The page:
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The evolution of the romantic movie

Posted on August 30th, 2018

Of all the movie genres that we are familiar with today, few have a longer history than romance. Not surprisingly, the romance movie has changed almost out of all recognition since the days of the silent movie, reflecting changes in society, but perhaps more importantly, reflecting the ingenuity and inventiveness of the moviemakers and actors who have shaped the genre.



The original romance movie was also the shortest. At just 20 seconds long, The Kiss (1896) featured two famous stage actors kissing. The scene, taken from the Broadway show The Widow Jones, was considered scandalous at the time, but the short movie, shown on a projector known as a Vitoscope, was also wildly popular.


Garbo and Gilbert

Many of the elements that shaped the genre could be found in embryonic form in the early years of the romance movie, including the pairing of famous screen couples. One of the first such partnerships began in the era of the silent movies, between Greta Garbo and John Gilbert. The MGM actors first appeared in Flesh and the Devil (1926) and went on to star in a number of notable early romance classics, their on-screen chemistry no doubt influenced by the fact that they were engaged in a relationship off screen.


Romantic comedies

Romantic comedy has been a staple of the genre for decades, and the development of the talkies enabled directors to script the witty dialogue that is a key element of the rom-com, leading to some memorable movies in the 1930s. Many featured zany plots and occasional slapstick, and one of the most notable was Bringing Up Baby (1938), which starred Cary Grant and Katharine Hepburn as a mismatched paleontologist and an heiress.


Classic romantic dramas

The time of WW2 was also a golden age of romantic cinema, perhaps because audiences were keen to escape the horrors of reality for a fantasy world of romance. Some of the genres greatest works of art were created during this time, including Gone with the Wind (1939) starring Vivien Leigh and Clark Gable; quintessential British romance Brief Encounter (1946); and arguably the most romantic film of all time, Casablanca (1942), based on the doomed romance between a cynical caf owner (Humphrey Bogart) and an old flame (Ingrid Bergman).


Return of the romantic comedy

The 1950s and early 1960s were a time of increasing prosperity in the West, and in keeping with the general mood, there was a return to popularity for the romantic comedy, which was typified by a series of films featuring Doris Day and Rock Hudson, including Pillow Talk (1959), Lover Come Back (1951) and Send Me No Flowers (1964).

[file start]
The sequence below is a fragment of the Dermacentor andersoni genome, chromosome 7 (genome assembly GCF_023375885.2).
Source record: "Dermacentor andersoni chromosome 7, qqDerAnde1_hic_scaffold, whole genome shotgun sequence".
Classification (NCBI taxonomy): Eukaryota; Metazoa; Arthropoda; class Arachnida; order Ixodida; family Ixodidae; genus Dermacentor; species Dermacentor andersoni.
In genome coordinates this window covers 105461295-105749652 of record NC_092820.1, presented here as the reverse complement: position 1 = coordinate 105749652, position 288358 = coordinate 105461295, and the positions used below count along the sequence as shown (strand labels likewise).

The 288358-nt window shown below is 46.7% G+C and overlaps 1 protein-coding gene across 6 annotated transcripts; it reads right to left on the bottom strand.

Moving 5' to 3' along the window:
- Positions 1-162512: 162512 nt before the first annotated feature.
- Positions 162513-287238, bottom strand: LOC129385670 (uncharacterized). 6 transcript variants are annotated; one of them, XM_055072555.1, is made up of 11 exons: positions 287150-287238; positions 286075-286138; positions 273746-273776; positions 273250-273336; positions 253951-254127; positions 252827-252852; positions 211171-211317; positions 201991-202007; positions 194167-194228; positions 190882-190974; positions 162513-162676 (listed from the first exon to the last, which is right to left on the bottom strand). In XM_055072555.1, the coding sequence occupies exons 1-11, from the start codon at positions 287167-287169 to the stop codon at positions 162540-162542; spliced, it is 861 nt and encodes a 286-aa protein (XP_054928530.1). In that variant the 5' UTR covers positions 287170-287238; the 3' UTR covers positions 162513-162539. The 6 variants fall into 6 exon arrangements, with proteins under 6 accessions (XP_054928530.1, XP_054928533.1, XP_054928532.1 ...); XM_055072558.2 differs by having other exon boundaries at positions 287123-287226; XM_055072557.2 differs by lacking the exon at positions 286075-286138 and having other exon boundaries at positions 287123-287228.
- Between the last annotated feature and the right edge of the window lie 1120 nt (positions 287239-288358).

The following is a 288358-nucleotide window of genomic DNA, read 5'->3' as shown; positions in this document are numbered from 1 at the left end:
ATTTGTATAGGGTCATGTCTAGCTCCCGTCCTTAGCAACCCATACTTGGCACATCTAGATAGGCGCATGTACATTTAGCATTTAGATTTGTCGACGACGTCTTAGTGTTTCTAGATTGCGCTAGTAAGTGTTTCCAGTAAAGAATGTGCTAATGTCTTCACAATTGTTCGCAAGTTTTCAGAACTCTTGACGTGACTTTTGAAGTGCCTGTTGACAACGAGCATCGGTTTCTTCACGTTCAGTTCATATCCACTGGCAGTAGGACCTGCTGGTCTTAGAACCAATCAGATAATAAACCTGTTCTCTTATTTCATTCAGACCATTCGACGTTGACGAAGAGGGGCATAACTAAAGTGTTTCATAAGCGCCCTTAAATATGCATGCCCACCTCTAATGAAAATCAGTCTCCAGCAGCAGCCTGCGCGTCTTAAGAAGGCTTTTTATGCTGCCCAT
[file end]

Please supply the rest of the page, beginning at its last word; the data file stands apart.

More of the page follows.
Odd couples

Odd-couple romances have been a staple of the genre, and the 1960s and 1970s saw the theme developed in two notable movies. Breakfast at Tiffanys (1961) was an adaptation of a Truman Capote story and starred Audrey Hepburn and George Peppard as an eccentric society girl and a struggling writer thrown into a shaky relationship. A decade later, Barbra Streisand and Robert Redford featured in another all-time classic romance, The Way We Were (1973), the tale of a handsome writer and a Jewish political activist.


80s and 90s variety

The last two decades of the 20th century saw an explosion in the number and variety of romance movies. Christopher Reeve and Jane Seymour starred in Somewhere in Time (1980), which can claim to be the first ever science fiction romance. The 1980s also saw the beginning of the romance thriller, with such classics as The Year of Living Dangerously (1982), in which Mel Gibson and Sigourney Weavers romance is played against the backdrop of a coup in 1960s Indonesia.

This was also the period in which British romantic comedy dominated the box office, with such titles as Four Weddings and a Funeral (1994), Notting Hill (1999), Bridget Joness Diary (2001) and Love Actually (2003), all starring English actor Hugh Grant. In 1997 came the ultimate in historical romance movies, Titanic, which also employed state-of-the-art special effects.

The modern era

The 21st century has so far seen something of a decline in romance films, as the public appears to have lost their appetite, particularly for romantic comedies, which increasingly felt formulaic and dated. In particular, the tendency for romance movies to default to a 1950s-era standard of strong male leads sweeping female characters off their feet feels dated. This wont have gone unnoticed by Hollywood executives, from Ryan Kavanaugh to Jerry Bruckheimer, whose role is to spot the trends in audience tastes as they develop.

However, given its long history, few could bet against the revival of the romantic movie in years to come.

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